The American Ramen Variations
The Japanese tonkotsu ramen chain Tonchin tries something a little different with its second New York location, while preparing an LA expansion.
Anan Sugeno’s family opened the first Tonchin restaurant in Japan in 1992, which grew into dozens of locations across Japan and Asia. He brought Tonchin to New York in 2017, and this year opened a second location in Williamsburg, Brooklyn, highlighting the Japanese original’s specialty of tonkotsu ramen as well as non-alcoholic cocktails and a natural wines list.
Had you been thinking of expanding before the pandemic?
Yeah, before the pandemic, we were looking for a good space in the Brooklyn area, but we couldn’t find anything. Then the pandemic happened, and a lot of spaces opened up.
Did the wider spread of options change where you were looking to go?
I really wanted to open a place in Williamsburg, and my real estate broker told me about this location. It used to be the breakfast place Egg, which shut down during the pandemic.
Was it the same type of place you were originally considering? Any worries about moving ahead with a new business, given the pandemic?
I signed the lease during the pandemic actually, and then I worried—was this too risky? Was the space too big? It was a challenge.
You tested out the new concept with a pop-up first though right?
A couple of months after the city was in lockdown in March 2020, and we couldn’t do anything, we were finally just like—let’s do something. We started a delivery and takeout service in the Midtown kitchen. But for a whole day we might just get ten orders. So then we thought we should try something in different neighborhoods, where people live. We got a temporary space for three months at a bar that had closed, so we used that while I paid their rent. That’s where we did the pop-up.
And the pop-up did well?
Yeah, it was really fun to meet new people in a new neighborhood.
What made you choose to try something else in Brooklyn, rather than just copying the Midtown menu?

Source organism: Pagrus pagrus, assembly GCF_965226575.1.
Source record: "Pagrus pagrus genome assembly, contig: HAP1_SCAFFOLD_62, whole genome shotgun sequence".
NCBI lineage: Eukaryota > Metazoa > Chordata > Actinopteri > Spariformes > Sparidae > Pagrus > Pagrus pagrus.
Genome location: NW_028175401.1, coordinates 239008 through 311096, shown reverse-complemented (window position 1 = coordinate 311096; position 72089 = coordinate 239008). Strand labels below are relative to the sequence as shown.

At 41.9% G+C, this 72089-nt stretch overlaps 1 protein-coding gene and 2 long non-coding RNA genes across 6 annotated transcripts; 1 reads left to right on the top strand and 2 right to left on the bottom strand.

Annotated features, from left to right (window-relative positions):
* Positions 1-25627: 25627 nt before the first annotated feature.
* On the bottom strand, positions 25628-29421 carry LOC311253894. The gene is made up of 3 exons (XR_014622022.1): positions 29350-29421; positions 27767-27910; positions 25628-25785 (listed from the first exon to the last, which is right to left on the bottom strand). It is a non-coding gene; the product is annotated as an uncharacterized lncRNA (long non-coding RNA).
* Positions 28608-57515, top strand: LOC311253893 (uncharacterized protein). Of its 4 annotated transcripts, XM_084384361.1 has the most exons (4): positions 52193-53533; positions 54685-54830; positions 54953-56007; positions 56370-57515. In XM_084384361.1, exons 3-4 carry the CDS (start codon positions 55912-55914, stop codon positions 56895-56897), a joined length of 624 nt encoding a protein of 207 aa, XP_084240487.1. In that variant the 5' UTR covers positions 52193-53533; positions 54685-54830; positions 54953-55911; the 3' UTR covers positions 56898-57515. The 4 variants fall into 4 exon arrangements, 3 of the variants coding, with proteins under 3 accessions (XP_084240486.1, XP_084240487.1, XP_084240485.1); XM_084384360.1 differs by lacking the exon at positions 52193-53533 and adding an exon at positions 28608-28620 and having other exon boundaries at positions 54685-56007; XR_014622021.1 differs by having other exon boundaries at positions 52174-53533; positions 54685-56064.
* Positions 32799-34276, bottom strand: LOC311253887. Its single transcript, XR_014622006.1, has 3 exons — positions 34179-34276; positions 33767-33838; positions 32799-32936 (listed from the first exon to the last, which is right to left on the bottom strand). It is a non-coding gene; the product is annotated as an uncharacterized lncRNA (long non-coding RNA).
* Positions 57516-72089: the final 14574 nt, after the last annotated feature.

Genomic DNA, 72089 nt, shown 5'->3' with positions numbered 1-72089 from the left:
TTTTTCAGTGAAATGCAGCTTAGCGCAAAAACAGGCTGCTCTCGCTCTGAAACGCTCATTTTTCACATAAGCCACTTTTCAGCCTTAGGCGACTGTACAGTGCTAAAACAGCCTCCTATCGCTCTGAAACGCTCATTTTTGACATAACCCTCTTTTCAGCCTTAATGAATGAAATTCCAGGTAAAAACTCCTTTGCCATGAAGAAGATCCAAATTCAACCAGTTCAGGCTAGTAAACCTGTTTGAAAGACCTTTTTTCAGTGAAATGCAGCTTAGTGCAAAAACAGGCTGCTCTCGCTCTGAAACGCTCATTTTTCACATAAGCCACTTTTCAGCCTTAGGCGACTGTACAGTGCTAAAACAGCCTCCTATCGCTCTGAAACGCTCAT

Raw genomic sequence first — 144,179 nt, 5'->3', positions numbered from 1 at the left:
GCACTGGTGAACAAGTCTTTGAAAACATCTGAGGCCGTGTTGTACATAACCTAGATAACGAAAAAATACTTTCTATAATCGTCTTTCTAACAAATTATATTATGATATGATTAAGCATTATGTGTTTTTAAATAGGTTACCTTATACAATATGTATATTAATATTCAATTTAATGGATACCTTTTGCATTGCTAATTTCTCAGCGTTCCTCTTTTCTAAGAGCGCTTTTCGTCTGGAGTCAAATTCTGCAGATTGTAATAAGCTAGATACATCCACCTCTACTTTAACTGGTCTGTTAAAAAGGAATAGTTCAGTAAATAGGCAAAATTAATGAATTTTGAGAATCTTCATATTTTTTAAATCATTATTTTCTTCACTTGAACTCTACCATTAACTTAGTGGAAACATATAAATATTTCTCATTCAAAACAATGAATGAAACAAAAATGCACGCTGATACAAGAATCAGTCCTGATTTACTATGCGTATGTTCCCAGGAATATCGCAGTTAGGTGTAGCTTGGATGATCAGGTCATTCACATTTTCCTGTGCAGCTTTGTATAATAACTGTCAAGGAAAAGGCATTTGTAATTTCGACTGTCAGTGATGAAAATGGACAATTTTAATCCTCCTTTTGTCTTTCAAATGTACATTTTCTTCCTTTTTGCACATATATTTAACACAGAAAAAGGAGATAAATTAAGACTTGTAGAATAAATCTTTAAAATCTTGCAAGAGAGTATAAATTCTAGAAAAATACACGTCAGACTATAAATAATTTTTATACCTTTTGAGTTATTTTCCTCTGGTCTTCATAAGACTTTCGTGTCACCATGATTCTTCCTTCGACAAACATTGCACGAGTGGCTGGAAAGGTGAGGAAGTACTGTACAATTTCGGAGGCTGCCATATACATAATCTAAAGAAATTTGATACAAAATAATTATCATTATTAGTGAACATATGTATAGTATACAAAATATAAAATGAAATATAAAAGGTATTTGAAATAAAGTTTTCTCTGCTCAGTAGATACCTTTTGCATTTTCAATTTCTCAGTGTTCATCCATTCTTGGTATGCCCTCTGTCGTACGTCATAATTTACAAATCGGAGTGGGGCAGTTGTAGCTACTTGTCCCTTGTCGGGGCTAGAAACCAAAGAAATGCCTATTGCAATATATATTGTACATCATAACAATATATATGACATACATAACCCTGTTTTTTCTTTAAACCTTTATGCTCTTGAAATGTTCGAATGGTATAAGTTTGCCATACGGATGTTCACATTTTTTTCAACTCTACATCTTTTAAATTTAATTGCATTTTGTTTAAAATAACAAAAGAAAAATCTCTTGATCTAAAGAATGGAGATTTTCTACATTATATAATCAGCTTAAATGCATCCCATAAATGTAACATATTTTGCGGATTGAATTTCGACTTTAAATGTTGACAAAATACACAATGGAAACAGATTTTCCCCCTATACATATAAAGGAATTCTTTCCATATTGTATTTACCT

I didn’t want to just cover the same ground when expanding. And especially in New York City, when you have two or three locations, the people working there want to add their own spice to each location. That’s why we changed the menu to a different concept.
How is that Midtown location doing anyway?
Surprisingly, the sales in Midtown are actually better than before the pandemic.
That is surprising. Who’s coming in there these days?
It’s the tourists around the 36th Street and the Empire State Building. So many tourists!
You think you’re getting more tourists now than before the pandemic?
I guess? Or maybe it’s the same number of tourists, and more people searching up “good ramen near me” and finding us. And also, there are so many office workers. They came back to Midtown.
Tonchin has the original locations outside the United States, and of course the Midtown location is already a different version of the Japanese brand. But are you planning to open more locations in New York?
I’m focusing on making it successful in Brooklyn first. It’s only been open like four months.
Anything different or surprising about the new place?
It’s been great having all these Williamsburg neighborhood people coming to try our food. I had to be really patient with growing the business when we opened the first one in Midtown five years ago, but Williamsburg has been much different sales-wise and covers-wise.
What are your plans for the winter, besides keeping an eye on Brooklyn?
We’re going to open a new location in LA very soon, in West Hollywood, Larchmont Village. It’s going to be a similar concept to our Midtown location. That should open around the end of November or beginning of December.
Given the variations in the Williamsburg operation—the menu, the wine and drinks selection, et cetera—what was it like setting it up with staff, versus when you opened in Midtown?
When we opened the first location in New York, we brought in everyone from Japan, and we did what we could do. But this time, now that I live in New York, I’ve made so many good friends and met so many good people in this industry. We were able to hire a much stronger team than before. We have a great chef, sommelier, and wine director, which let us create a concept for a Japanese-New American restaurant. But even now it’s really hard to find new staff.
Are you are you fully staffed now, or are you still hiring?
Oh, we’re always short-staffed. We’re always, always hiring.